Feeds

EMC cheapens Centera with bite-sized box

Mid-sized archive

  • alert
  • submit to reddit

Secure remote control for conventional and virtual desktops

EMC has put the squeeze on its Centera storage system aimed at archiving information. The company has announced a new, smaller and less expensive version of the Centera box, hoping to attract medium-sized companies to its relatively unique system.

The new Centera - rather unceremoniously named "the four-node configuration" - will cost close to $100,000 and store up to 2.2TB of data. The current lowest-end version of EMC's eight-node Centera costs 35 percent more for close to 3.6TB of storage capacity.

"We found that there were some customers out there who said, 'I just can't fathom needing more than 2TB for my fixed content,'" said Steve Spataro, a product marketing manager at EMC. "That's where this new system comes in."

In the past, a four-node Centera would not have been practical because of the way EMC had designed the system. At least two of the nodes in the Centera would have been used to access the network and would only have limited use disk drives. If a customer then wanted to mirror the drives, they would basically have been left with one usable drive on a four-node system.

EMC, however, has recently updated its Centera software so that the "access" drives can be used fully to store data as well. So a four-node system is truly a four-node system.

Each node - or server - in the new Centera will hold four 320GB drives. Multiply that times 4 and mirror it, and you're left with close to the 2.2TB of usable capacity.

The Centera systems have been aimed at customers looking to archive information on disk. EMC describes the boxes as the perfect products for storing "fixed content" or data that is not going to change. Most often, EMC points to images, e-mail, X-rays and medical records as the types of files meant to find their way onto a Centera.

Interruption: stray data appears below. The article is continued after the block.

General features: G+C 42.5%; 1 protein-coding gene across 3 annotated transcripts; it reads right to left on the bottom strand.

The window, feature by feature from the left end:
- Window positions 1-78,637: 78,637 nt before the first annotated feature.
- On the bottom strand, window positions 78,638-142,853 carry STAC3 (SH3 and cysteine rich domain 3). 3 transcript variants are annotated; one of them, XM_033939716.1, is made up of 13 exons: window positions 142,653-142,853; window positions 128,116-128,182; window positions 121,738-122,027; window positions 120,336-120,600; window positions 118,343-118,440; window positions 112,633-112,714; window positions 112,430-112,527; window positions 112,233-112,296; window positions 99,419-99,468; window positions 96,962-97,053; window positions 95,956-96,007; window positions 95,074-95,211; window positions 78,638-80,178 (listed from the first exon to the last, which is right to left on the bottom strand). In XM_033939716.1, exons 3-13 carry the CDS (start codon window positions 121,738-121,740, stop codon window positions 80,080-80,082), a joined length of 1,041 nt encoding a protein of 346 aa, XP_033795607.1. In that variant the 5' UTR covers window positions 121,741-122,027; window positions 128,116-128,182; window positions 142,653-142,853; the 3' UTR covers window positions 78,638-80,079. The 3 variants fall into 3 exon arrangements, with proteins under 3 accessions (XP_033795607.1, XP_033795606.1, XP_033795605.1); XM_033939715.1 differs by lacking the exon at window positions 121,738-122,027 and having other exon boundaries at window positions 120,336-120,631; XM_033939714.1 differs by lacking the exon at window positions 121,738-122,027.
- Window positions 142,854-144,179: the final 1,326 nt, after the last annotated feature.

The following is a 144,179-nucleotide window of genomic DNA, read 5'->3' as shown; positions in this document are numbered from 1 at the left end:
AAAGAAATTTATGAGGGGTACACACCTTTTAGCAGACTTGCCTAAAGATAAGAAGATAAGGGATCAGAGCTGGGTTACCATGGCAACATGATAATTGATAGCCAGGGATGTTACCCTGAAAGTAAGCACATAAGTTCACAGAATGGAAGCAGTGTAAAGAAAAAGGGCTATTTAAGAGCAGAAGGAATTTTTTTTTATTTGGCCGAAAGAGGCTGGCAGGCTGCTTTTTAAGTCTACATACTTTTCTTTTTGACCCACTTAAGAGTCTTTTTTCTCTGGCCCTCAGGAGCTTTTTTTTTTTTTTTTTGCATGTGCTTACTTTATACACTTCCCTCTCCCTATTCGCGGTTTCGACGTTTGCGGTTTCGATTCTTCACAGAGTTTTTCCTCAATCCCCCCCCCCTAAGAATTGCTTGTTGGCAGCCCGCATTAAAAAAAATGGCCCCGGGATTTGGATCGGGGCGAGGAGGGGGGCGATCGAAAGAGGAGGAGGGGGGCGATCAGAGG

The smaller system could go to a mid-sized hospital, for example, or a five-person company "that houses drug information for Merck or Pfizer," Spataro said.

One of the nicer features about the 7U, four-node Centera for medium-sized customers is that it will fit in existing racks. EMC has typically asked customers to purchase its rack for the larger box.

Has EMC gone low enough on price to attract an entirely new customer base for Centera? It's hard to say.

Having a disk-based system specially aimed at fixed content is still a relatively new concept. Companies of all sizes could use such a box, but it might be hard for smaller firms to justify a completely new $100,000 box for their SANs(storage area networks).

The four-node Centera goes on sale worldwide later this month. ®

Related stories

EMC delivers again with strong Q1
EMC puts a super-Google in Centera boxes
EMC floods market with new hardware

Secure remote control for conventional and virtual desktops

More from The Register

next story
Ellison: Sparc M7 is Oracle's most important silicon EVER
'Acceleration engines' key to performance, security, Larry says
Oracle SHELLSHOCKER - data titan lists unpatchables
Database kingpin lists 32 products that can't be patched (yet) as GNU fixes second vuln
Ello? ello? ello?: Facebook challenger in DDoS KNOCKOUT
Gets back up again after half an hour though
Hey, what's a STORAGE company doing working on Internet-of-Cars?
Boo - it's not a terabyte car, it's just predictive maintenance and that
Troll hunter Rackspace turns Rotatable's bizarro patent to stone
News of the Weird: Screen-rotating technology declared unpatentable
prev story

Whitepapers

A strategic approach to identity relationship management
ForgeRock commissioned Forrester to evaluate companies’ IAM practices and requirements when it comes to customer-facing scenarios versus employee-facing ones.
Storage capacity and performance optimization at Mizuno USA
Mizuno USA turn to Tegile storage technology to solve both their SAN and backup issues.
High Performance for All
While HPC is not new, it has traditionally been seen as a specialist area – is it now geared up to meet more mainstream requirements?
Beginner's guide to SSL certificates
De-mystify the technology involved and give you the information you need to make the best decision when considering your online security options.
Security for virtualized datacentres
Legacy security solutions are inefficient due to the architectural differences between physical and virtual environments.